QUESTION: Now that the Syrians are complying or seemingly complying, just two questions, Adam. Aren't you -- let me give you the question totally from an Arab world point of view. Aren't you surprised to how fast the Syrians complied? Because even the Lebanese were asking for this withdrawal. It never came. We had to have what we had, and then we're facing it now. And then joining the question maybe of a future normalization, are you -- how fast can the U.S. go back to normal relations with Syria, now that we have an official withdrawal?
MR. ERELI: I don't want to predict next steps we might take diplomatically, just because I think that's premature. As far as are we surprised at how fast it happened, I think we're pleased that the events -- we're pleased that events have developed the way they've developed. We're pleased that Syria has withdrawn its forces from Lebanon. As I said before, this is an important step. It's not the end of the road. It needs to be verified. But it does mark a positive development certainly in the affairs of Lebanon and certainly for the people of Lebanon.
And I would add that, you know, in looking at how things have developed, one should not discount or minimize the importance of international diplomacy by the United States, by France, which co-sponsored Resolution 1559, by the Security Council, by the countries in the region, such as Saudi Arabia and Egypt and Jordan, all of which made it clear that the time had come for Syria to leave Lebanon. And in the face of that reality, we are where we are today.
But again, let's recognize the importance of diplomacy, the importance of the* Security Council resolution, the important efforts of Mr. Roed-Larsen and the fact that we've worked together to achieve something positive for the Lebanese people while bearing in mind that more needs to be done and that this is a process to which, you know -- this is process which we are committed to seeing through.
QUESTION: Adam, just a follow-up on that question? You've used a lot of language -- historic step, important step, positive step -- in regards to Lebanon. Are you not willing to say that this might also be an important step towards the normalization of relations between the United States and Syria if the Syrians would --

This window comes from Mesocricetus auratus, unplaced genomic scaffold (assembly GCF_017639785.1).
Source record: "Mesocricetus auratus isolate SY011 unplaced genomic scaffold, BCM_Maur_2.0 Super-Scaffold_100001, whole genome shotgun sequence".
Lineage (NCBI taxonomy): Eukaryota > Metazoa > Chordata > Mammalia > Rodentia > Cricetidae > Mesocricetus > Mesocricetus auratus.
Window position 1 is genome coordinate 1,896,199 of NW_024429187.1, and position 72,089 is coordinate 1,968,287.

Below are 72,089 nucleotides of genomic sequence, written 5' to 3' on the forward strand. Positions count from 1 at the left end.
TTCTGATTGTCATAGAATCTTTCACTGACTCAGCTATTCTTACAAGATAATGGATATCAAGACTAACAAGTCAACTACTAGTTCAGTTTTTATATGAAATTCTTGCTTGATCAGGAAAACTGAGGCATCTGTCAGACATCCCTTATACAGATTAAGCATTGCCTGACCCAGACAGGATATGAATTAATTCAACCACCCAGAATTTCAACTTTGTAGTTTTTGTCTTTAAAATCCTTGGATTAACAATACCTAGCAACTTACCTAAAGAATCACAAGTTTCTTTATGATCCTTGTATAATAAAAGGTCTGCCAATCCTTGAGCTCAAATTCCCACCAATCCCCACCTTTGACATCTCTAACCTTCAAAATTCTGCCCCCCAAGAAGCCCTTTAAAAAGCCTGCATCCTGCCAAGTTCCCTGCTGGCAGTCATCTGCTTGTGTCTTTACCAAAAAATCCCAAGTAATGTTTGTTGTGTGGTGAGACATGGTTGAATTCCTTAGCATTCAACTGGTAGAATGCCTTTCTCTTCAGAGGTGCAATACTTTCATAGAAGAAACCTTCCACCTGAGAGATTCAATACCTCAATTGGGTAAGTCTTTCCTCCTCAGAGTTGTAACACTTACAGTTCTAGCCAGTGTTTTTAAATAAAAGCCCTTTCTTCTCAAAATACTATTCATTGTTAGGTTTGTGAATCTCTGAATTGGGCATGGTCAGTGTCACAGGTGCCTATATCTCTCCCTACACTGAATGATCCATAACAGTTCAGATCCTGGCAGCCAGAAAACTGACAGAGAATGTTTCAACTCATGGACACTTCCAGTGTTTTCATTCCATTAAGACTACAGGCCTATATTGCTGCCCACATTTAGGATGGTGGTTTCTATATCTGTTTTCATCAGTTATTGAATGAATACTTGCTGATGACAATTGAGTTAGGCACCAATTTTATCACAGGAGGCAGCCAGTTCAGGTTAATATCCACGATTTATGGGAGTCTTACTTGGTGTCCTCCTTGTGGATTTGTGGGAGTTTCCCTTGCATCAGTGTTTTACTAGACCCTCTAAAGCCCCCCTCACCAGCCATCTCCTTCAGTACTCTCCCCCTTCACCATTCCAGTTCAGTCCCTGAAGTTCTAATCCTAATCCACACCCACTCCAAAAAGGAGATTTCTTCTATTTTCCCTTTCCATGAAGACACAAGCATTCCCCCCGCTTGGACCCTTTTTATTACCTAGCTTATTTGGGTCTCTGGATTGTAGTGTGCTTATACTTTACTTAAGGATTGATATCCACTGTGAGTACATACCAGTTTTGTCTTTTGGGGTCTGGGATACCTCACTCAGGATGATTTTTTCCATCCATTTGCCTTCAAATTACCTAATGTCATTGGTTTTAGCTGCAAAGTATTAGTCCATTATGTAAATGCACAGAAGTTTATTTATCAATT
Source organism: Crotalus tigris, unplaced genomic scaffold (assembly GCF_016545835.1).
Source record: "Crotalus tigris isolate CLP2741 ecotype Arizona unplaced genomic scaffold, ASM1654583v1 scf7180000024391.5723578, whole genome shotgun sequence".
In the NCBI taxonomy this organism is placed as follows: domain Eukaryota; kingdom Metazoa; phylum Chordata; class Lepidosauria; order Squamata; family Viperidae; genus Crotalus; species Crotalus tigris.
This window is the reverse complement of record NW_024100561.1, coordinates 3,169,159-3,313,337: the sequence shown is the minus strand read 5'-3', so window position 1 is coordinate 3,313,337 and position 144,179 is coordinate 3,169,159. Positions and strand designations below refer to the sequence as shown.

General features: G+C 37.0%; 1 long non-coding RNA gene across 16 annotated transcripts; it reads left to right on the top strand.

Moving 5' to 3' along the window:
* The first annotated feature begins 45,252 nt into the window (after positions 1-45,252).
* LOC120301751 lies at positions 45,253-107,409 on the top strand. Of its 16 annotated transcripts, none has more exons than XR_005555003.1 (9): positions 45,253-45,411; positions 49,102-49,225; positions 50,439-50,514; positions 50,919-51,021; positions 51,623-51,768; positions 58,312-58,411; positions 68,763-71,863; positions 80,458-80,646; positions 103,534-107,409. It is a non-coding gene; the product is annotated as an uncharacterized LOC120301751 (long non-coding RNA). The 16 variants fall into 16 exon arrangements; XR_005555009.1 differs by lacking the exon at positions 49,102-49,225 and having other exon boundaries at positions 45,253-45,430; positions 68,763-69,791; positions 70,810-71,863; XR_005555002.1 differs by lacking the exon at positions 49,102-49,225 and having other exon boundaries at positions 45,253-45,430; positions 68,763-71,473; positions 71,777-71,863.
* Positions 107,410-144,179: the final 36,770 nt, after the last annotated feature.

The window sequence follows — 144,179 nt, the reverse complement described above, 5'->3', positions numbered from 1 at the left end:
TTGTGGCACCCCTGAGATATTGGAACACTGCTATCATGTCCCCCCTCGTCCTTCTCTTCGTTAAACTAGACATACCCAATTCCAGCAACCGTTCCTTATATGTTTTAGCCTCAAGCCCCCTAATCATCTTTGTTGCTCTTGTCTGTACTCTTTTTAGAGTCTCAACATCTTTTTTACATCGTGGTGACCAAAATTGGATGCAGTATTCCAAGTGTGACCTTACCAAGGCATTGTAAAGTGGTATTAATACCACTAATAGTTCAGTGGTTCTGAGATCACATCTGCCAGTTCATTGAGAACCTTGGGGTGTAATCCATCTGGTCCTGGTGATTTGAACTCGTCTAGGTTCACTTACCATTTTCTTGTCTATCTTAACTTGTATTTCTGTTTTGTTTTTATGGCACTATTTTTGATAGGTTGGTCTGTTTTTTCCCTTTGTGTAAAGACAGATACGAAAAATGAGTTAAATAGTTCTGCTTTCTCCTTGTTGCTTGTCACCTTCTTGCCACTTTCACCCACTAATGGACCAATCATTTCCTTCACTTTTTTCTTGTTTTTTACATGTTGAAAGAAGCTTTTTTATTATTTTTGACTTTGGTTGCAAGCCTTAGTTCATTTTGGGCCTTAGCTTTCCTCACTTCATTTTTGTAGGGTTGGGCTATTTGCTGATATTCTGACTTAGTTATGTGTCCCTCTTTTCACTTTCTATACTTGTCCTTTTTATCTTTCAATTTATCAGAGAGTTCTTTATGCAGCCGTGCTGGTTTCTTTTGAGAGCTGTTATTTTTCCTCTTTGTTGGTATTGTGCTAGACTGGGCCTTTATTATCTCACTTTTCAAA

MR. ERELI: Well, you know, again, I don't want to -- you're making it sound like our relations with Syria are not normalized. I mean, the fact that we've recalled our Ambassador for consultations is -- does not mean we don't have a diplomatic presence, does not mean we're not engaged regularly with the Government of Syria, does not mean that we don't have normal relations.
It is a step we took because that's what we thought was appropriate and called for and necessary at the time. But one should be under no misapprehension that we can't conduct business, the business we need to conduct with the Government of Syria with -- in the context of our present relationship.
So you're asking me, where are we going with Syria -- and everybody's asked in a different way -- where are we going to go with Syria as a result of this step? I can't tell you. I don't know.
QUESTION: Is it all right to move on? Because it's hard to unload* this unless we finish the briefing.
MR. ERELI: Okay.
QUESTION: Do you have a reaction to the election in Togo? If you don't, I'm not too sure we're moving on with it.
QUESTION: If you don't, I'm out of here.